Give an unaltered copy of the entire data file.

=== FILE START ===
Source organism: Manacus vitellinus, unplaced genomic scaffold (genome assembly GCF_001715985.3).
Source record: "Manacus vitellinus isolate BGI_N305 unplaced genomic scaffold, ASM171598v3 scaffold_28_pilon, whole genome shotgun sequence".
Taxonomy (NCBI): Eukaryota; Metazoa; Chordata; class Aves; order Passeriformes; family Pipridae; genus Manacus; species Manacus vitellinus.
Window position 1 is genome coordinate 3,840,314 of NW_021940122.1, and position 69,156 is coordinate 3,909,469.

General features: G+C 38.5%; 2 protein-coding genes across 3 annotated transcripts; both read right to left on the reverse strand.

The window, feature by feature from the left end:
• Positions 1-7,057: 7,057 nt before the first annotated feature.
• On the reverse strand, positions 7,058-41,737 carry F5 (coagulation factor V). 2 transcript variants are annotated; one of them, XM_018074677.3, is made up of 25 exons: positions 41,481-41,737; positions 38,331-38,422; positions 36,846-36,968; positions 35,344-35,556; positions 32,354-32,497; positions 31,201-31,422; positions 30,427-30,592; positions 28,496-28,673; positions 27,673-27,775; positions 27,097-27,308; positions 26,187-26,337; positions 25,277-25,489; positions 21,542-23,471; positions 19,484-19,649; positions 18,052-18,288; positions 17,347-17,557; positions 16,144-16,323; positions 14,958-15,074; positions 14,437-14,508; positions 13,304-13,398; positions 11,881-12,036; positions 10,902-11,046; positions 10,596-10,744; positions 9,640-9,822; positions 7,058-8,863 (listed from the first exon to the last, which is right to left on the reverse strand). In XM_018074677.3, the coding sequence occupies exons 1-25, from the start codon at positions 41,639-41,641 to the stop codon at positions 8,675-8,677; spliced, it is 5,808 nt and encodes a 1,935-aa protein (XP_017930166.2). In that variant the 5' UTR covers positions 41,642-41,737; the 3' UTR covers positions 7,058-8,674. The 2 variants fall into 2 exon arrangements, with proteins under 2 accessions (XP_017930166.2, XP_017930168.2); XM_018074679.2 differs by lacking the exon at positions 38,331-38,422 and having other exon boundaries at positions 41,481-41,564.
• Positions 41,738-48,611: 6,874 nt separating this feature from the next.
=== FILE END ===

Source organism: Manacus vitellinus, unplaced genomic scaffold (genome assembly GCF_001715985.3).
Source record: "Manacus vitellinus isolate BGI_N305 unplaced genomic scaffold, ASM171598v3 scaffold_28_pilon, whole genome shotgun sequence".
Taxonomy (NCBI): Eukaryota; Metazoa; Chordata; class Aves; order Passeriformes; family Pipridae; genus Manacus; species Manacus vitellinus.
Window position 1 is genome coordinate 3,840,314 of NW_021940122.1, and position 69,156 is coordinate 3,909,469.

General features: G+C 38.5%; 2 protein-coding genes across 3 annotated transcripts; both read right to left on the reverse strand.

The window, feature by feature from the left end:
• Positions 1-7,057: 7,057 nt before the first annotated feature.
• On the reverse strand, positions 7,058-41,737 carry F5 (coagulation factor V). 2 transcript variants are annotated; one of them, XM_018074677.3, is made up of 25 exons: positions 41,481-41,737; positions 38,331-38,422; positions 36,846-36,968; positions 35,344-35,556; positions 32,354-32,497; positions 31,201-31,422; positions 30,427-30,592; positions 28,496-28,673; positions 27,673-27,775; positions 27,097-27,308; positions 26,187-26,337; positions 25,277-25,489; positions 21,542-23,471; positions 19,484-19,649; positions 18,052-18,288; positions 17,347-17,557; positions 16,144-16,323; positions 14,958-15,074; positions 14,437-14,508; positions 13,304-13,398; positions 11,881-12,036; positions 10,902-11,046; positions 10,596-10,744; positions 9,640-9,822; positions 7,058-8,863 (listed from the first exon to the last, which is right to left on the reverse strand). In XM_018074677.3, the coding sequence occupies exons 1-25, from the start codon at positions 41,639-41,641 to the stop codon at positions 8,675-8,677; spliced, it is 5,808 nt and encodes a 1,935-aa protein (XP_017930166.2). In that variant the 5' UTR covers positions 41,642-41,737; the 3' UTR covers positions 7,058-8,674. The 2 variants fall into 2 exon arrangements, with proteins under 2 accessions (XP_017930166.2, XP_017930168.2); XM_018074679.2 differs by lacking the exon at positions 38,331-38,422 and having other exon boundaries at positions 41,481-41,564.
• Positions 41,738-48,611: 6,874 nt separating this feature from the next.